To name the God who is in heaven as Our Father defines a relationship with him and says important things about his nature.
We believe in God the Father …
Almighty. The God we worship is all powerful and capable of doing whatever he wills. In the Old Testament we read often of the LORD Almighty – a search of the NIV online found 276 references. The creed connects this with God the Father spoken of by Jesus. The LORD Almighty of the Old Testament and God the Father Almighty are one and the same.
Almighty … possessing all might, all power. Michael Bird notes that “His power is not limited by anything beyond his own character and being. God always works to bring about what he intends to do” (p. 65) Nothing can thwart his purposes. The story of God’s plan is found in the pages of Scripture. J.I. Packer (Affirming the Apostles’ Creed) writes:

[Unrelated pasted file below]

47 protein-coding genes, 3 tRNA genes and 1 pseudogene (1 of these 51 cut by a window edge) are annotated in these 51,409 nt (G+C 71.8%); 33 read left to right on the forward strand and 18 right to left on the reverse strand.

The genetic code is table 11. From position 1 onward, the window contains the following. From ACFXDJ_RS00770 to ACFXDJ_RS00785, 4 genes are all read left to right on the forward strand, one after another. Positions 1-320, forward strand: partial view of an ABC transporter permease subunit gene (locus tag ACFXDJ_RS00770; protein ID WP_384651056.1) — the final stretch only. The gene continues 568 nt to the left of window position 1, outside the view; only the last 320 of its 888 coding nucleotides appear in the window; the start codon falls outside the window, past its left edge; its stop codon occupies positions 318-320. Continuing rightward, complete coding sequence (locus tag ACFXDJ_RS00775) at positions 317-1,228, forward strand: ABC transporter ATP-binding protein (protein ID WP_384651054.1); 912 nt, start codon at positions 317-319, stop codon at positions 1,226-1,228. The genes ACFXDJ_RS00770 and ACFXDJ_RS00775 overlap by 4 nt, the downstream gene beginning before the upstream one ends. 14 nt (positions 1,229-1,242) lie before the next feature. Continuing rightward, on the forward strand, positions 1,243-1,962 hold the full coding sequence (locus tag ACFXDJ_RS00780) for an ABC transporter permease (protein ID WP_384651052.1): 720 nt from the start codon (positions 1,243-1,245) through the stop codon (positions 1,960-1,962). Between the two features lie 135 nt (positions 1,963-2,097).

The truth of God’s almightiness in creation, providence, and grace is the basis of all our trust, peace, and joy in God and the safeguard of all our hope of answered prayer, present protection, and final salvation. It means that neither fate, nor the stars, nor blind chance, nor man’s folly, nor Satan’s malice controls this world; instead a morally perfect God runs it, and none can dethrone him or thwart his purposes of love. (p. 49)
We go one step further, though, and affirm God as almighty creator. We believe in God the Father almighty …